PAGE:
1) The site was my first introduction to tulpas, I think. It's hard to remember, since this was back in 2014 or so. I didn't actually join until later, since I didn't feel like I had anything to contribute to the discussions here just yet. I wanted to join because this seemed like the best community for tulpa discussion out of all I've come across. I still believe that. 

2) I'm a housewife currently, and my wife works, so I have a lot of time to myself. I would say most of my days are "me time," though I'm trying to get a job now. I do set aside 20 minutes or so to meditate, and I do draw from time to time. Not nearly as much as I used to. 

3) This one is difficult. I feel like people would be judged for both having a tulpa, and the form their tulpa would take. You might get shunned in social situations more often. Unless it was impossible to tell that they were a tulpa, then I guess it would be a comfort having them there if you're anxious in social settings?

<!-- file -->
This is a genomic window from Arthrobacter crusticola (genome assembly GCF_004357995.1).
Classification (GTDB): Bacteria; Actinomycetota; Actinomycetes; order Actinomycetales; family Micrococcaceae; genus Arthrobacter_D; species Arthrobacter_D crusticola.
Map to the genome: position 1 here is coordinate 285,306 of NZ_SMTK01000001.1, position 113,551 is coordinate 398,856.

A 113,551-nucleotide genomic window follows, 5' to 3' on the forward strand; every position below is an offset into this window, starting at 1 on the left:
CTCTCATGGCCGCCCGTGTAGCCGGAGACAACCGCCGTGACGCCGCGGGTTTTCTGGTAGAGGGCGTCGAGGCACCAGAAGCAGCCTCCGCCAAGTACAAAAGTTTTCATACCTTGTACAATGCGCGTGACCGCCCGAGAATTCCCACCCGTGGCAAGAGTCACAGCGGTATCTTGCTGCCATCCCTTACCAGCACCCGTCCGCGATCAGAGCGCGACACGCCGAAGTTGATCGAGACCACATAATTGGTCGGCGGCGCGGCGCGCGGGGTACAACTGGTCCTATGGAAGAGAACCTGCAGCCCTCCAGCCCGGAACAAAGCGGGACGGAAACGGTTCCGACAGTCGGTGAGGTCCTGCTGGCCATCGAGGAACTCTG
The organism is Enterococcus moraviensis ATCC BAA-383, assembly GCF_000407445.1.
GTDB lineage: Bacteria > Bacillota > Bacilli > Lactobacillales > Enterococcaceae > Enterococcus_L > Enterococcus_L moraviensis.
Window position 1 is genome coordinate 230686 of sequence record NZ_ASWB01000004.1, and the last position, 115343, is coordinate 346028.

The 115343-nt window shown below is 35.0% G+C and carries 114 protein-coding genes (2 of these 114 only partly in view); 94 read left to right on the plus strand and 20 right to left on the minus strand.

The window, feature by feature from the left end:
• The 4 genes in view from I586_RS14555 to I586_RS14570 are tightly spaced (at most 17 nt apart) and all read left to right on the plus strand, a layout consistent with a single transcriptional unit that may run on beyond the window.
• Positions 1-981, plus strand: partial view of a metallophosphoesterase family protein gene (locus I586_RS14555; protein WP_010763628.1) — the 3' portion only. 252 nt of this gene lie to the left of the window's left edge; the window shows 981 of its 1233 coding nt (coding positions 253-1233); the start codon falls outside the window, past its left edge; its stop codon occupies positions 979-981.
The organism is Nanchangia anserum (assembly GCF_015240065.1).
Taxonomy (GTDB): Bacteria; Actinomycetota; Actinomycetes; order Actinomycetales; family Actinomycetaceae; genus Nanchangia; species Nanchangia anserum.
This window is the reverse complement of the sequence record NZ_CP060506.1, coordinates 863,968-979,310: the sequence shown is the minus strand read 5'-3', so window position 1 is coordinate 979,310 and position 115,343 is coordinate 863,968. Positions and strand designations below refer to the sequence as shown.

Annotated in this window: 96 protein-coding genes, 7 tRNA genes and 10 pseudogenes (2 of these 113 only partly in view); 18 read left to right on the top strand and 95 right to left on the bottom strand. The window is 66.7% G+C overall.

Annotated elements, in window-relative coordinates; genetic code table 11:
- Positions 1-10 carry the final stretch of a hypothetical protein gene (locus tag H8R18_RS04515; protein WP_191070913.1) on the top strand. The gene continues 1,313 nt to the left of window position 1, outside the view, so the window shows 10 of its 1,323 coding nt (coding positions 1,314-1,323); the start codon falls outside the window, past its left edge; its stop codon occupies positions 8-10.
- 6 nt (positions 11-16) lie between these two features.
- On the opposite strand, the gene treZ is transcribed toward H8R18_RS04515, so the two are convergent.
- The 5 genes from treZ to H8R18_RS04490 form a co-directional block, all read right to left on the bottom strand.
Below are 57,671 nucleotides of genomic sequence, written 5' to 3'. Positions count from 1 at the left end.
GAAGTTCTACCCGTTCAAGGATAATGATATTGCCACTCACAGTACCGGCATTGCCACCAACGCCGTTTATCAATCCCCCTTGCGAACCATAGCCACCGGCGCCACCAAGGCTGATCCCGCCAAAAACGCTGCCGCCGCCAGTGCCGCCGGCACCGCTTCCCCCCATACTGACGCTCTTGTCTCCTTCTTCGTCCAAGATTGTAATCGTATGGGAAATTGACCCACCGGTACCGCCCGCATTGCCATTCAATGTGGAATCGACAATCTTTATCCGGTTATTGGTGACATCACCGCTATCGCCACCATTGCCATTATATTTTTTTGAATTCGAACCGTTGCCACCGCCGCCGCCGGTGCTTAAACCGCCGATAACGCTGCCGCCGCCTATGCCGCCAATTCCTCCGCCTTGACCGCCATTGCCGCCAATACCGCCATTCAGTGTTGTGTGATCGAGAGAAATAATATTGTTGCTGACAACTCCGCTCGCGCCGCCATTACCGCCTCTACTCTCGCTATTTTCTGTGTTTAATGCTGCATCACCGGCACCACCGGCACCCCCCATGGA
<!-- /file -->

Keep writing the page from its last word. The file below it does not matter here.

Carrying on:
Are you going to answer these questions yourself? :P

Thank you for your reply and for taking the time to read my PR. I think you're right in that this is probably the best place and community to discuss this kind of thing, in an environment that's fairly good at self policing itself. From time to time I'll see something pop up from 4chan, Reddit, Tumblr, etc concerning the subject -- normally very violent or insulting, trying to put the idea in a horror show instead of taking a deeper look into it. I blame the silly creepy-pasta stories that seem to circulate the idea as having poisoned it.

As for answering my own questions, I'll get to it, I promise. I'm usually only good for one post's worth before I need a break to think about...what I'm thinking about. If that makes any sense?
01-16-2018, 08:43 PM